• Crew: One
  • Armament:
    • Guns: 1× 0.303 in (7.7 mm) Lewis gun
    • Bombs: Light bombs

References

  1. From Wikipedia Royal Aircraft Factory F.E.8, "http://en.wikipedia.org/wiki/Royal_Aircraft_Factory_F.E.8"
  2. Bruce, J.M. "Warplanes of the First World War: Volume 2 Fighters". London: Macdonald, 1968. ISBN 0-356-01473-8.
  3. Cheesman, E.F. (ed.) "Fighter Aircraft of the 1914-1918 War" Letchworth: Harleyford, 1960
  4. Taylor, John W.R. "F.E.8. Combat Aircraft of the World from 1909 to the Present". New York: G.P. Putnam's Sons, 1969. ISBN 0-425-03633-2.

Sopwith Pup

Sopwith Pup
Sopwith Pup

The Sopwith Pup quickly became a favorite with pilots of the Royal Naval Air Service. It was superior to the Fokker D.III and more than a match for any of the new Halberstadt and Albatros scouts. Armed with a single synchronous machine gun, it was lighter and less dangerous than it's successor, the Sopwith Camel.

Although underpowered, pilots liked the plane because it was maneuverable and fast. It could climb and hold its altitude better than any other fighter. In August 1917, the Sopwith Pup was the first aircraft to land aboard a moving ship, the Royal Navy's H.M.S. Furious.

In 1915, Sopwith produced the SLTBP, a personal aircraft for the company's test pilot, Harry Hawker. The SLTBP was a single-seat, tractor biplane powered by a 50 hp Gnome rotary engine. Sopwith next developed a larger fighter that was heavily influenced by the SLTBP.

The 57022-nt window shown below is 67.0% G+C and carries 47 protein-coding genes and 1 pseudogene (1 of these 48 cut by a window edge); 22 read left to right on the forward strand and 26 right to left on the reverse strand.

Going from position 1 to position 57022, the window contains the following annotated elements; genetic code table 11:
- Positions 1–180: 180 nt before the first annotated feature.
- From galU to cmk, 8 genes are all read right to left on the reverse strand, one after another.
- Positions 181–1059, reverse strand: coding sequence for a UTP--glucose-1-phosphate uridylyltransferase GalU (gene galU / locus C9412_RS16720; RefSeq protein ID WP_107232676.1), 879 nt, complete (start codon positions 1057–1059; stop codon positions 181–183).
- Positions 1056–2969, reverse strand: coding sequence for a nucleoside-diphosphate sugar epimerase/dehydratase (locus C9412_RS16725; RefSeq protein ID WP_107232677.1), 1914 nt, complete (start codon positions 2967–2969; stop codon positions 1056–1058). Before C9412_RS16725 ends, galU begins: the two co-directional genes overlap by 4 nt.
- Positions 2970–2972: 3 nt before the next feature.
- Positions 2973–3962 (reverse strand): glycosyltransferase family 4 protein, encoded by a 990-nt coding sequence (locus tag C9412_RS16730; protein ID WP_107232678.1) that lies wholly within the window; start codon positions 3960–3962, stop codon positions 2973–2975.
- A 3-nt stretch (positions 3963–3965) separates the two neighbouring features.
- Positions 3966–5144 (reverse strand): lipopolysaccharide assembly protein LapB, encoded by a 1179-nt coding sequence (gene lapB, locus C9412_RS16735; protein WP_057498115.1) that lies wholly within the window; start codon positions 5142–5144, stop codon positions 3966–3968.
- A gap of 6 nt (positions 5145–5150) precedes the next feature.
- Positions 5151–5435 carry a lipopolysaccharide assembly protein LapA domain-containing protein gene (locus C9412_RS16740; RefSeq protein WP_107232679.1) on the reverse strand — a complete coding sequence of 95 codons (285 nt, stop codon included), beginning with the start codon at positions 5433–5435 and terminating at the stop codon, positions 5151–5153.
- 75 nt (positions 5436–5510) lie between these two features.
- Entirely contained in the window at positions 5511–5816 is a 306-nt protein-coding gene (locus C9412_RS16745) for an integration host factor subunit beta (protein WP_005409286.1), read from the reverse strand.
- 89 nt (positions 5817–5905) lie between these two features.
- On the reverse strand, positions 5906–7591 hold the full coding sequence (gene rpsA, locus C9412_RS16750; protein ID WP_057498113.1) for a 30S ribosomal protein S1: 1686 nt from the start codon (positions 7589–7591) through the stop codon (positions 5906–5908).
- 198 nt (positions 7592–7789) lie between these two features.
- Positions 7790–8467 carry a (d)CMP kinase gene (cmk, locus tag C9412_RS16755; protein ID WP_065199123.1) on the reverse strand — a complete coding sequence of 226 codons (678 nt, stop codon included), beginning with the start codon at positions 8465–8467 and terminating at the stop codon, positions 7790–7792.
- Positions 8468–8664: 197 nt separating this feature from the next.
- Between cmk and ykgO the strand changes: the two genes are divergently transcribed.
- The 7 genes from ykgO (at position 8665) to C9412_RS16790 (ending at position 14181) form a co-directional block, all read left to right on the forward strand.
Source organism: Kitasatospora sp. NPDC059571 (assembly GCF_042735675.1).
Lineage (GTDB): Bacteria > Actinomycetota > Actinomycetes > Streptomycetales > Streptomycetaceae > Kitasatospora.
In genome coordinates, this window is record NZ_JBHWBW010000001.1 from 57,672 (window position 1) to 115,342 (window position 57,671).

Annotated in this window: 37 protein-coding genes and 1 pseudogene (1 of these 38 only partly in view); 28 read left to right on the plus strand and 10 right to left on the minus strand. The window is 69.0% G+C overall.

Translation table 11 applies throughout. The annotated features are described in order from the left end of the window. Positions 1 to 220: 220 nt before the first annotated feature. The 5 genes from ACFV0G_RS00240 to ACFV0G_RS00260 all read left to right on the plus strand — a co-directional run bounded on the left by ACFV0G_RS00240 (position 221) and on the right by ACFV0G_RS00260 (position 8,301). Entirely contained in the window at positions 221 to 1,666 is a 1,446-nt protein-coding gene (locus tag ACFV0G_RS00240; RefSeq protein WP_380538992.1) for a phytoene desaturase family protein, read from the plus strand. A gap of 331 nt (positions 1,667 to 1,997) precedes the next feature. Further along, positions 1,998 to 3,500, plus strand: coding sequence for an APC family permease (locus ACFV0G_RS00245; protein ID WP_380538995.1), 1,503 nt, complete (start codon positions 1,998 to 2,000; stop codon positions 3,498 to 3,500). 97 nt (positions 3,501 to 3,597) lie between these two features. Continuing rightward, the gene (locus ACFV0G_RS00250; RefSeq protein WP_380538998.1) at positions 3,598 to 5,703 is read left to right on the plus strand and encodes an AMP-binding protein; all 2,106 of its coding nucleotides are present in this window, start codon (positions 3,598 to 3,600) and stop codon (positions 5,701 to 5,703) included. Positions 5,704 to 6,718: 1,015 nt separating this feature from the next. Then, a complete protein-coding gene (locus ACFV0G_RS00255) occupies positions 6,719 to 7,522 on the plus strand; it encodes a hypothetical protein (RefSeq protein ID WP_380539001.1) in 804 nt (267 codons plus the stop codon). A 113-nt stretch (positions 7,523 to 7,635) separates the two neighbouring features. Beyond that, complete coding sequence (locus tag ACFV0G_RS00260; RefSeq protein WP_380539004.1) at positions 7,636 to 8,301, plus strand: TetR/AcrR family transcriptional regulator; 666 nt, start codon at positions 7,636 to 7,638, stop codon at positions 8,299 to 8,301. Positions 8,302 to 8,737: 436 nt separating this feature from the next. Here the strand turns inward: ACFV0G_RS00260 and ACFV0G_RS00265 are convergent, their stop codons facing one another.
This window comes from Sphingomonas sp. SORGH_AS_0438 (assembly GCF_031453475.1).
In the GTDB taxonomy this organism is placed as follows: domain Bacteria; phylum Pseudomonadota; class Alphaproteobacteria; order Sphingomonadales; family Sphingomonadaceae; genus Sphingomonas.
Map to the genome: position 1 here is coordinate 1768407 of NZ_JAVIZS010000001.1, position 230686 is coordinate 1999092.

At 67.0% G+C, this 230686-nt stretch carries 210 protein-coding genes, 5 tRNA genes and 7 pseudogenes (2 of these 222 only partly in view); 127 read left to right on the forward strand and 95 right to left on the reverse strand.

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Sopwith Pup
  • Type: Biplane fighter
  • Manufacturer: Sopwith Aviation Company
  • Designed By: Herbert Smith
  • First Flight: February 1916
  • Introduced: October 1916
  • Primary Users:
    • Royal Flying Corps
    • Royal Air Force
    • Royal Naval Air Service
  • Produced: 1916-1918
  • Number built: 1,770
  • Variants:
    • Alcock Scout
    • Beardmore W.B.III
  • Powerplant: 1× Le Rhône air-cooled rotary engine, 80 hp (60 kW)
  • Wingspan: 26 ft 6 in (8.08 m)
  • Wing Area: 254 ft² (23.6 m²)
  • Length: 19 ft 3¾ in (5.89 m)
  • Height: 9 ft 5 in (2.87 m)
  • Empty Weight: 787 lb (358 kg)
  • Loaded Weight: 1,225 lb (557 kg)
  • Maximum Speed: 97 knots (111½ mph, 180 km/h) at sea level
  • Service Ceiling: 17,500 feet (5,600 m)
  • Endurance: 3 hours
  • Climb to: 10,000 ft (3,050 m) 14 min
  • Climb to: 16,100 ft (4,910 m) 35 min
  • Crew: one
  • Armament: 1× 0.303 (7.7 mm) forward-firing Vickers gun

References

  1. Bruce, J.M. "The Sopwith Pup: Historic Military Aircraft No 6". Flight, 1 January 1954, pp. 8-12.
  2. Bruce, J.M. "The Sopwith Pup". Aircraft in Profile, Volume 1/Part 2. Windsor, Berkshire, UK: Profile Publications Ltd., 1965 (4th revised edition 1976). ISBN 0-85383-411-3.
  3. Bruce, J.M., Gordon Page and Ray Sturtivant. "The Sopwith Pup". Tunbridge Wells, Kent, UK: Air-Britain (Historians) Ltd., 2002. ISBN 0-85130-310-2.